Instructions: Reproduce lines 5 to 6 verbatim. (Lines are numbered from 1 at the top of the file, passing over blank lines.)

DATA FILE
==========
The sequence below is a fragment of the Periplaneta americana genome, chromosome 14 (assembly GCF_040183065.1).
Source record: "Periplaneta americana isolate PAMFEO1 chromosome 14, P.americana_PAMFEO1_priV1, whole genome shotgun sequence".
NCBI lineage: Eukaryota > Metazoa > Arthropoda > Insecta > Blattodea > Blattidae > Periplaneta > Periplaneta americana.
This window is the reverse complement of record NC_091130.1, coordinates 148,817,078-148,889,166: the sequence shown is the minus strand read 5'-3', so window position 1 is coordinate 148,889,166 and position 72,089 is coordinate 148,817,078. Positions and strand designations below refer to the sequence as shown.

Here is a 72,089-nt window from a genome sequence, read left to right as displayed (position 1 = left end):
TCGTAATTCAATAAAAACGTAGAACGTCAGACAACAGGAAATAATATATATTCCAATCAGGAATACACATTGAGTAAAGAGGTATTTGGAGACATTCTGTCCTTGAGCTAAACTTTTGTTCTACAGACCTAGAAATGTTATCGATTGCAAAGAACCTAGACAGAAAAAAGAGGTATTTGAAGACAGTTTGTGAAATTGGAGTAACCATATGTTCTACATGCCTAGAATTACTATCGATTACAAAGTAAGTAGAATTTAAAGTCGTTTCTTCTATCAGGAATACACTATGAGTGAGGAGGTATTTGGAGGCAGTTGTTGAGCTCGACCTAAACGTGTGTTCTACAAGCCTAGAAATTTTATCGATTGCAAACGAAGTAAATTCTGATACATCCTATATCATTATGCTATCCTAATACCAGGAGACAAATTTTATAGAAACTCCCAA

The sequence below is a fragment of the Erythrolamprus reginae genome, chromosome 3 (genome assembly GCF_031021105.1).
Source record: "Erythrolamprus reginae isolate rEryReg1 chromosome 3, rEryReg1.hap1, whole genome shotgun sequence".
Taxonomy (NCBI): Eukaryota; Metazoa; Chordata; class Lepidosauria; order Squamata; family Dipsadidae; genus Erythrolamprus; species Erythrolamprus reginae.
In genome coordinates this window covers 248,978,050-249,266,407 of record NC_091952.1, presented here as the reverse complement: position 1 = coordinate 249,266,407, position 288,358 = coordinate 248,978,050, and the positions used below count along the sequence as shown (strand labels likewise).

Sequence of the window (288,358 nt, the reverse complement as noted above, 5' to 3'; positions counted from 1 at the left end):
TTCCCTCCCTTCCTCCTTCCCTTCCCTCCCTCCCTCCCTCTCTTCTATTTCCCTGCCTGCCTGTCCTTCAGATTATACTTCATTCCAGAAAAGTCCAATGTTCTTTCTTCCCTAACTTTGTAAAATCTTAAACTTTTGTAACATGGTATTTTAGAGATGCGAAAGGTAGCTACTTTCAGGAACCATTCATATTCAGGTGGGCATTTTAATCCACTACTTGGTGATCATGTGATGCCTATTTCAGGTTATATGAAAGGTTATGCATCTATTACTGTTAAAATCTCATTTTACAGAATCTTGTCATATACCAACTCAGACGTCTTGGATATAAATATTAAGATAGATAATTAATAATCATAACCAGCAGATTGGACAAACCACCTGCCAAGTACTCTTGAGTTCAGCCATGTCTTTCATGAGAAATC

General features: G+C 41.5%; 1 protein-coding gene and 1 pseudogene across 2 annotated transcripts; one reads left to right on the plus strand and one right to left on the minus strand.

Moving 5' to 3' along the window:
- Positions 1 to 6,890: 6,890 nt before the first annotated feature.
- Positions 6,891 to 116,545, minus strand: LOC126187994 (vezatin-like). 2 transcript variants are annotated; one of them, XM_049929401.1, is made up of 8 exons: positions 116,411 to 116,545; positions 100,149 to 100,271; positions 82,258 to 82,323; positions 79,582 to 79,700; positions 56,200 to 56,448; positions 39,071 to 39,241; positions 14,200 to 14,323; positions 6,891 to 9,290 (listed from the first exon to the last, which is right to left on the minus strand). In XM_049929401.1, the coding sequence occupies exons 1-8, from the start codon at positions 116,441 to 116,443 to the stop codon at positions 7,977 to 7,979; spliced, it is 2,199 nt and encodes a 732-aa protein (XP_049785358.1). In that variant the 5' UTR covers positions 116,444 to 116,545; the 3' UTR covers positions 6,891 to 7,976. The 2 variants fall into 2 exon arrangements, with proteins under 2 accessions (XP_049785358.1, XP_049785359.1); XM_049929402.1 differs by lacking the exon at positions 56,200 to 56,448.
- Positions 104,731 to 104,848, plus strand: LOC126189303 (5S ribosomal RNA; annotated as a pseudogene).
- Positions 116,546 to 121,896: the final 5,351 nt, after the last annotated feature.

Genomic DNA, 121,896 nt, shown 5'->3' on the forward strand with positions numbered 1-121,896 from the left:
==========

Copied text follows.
Here is a 72,089-nt window from a genome sequence, read left to right as displayed (position 1 = left end):
TCGTAATTCAATAAAAACGTAGAACGTCAGACAACAGGAAATAATATATATTCCAATCAGGAATACACATTGAGTAAAGAGGTATTTGGAGACATTCTGTCCTTGAGCTAAACTTTTGTTCTACAGACCTAGAAATGTTATCGATTGCAAAGAACCTAGACAGAAAAAAGAGGTATTTGAAGACAGTTTGTGAAATTGGAGTAACCATATGTTCTACATGCCTAGAATTACTATCGATTACAAAGTAAGTAGAATTTAAAGTCGTTTCTTCTATCAGGAATACACTATGAGTGAGGAGGTATTTGGAGGCAGTTGTTGAGCTCGACCTAAACGTGTGTTCTACAAGCCTAGAAATTTTATCGATTGCAAACGAAGTAAATTCTGATACATCCTATATCATTATGCTATCCTAATACCAGGAGACAAATTTTATAGAAACTCCCAA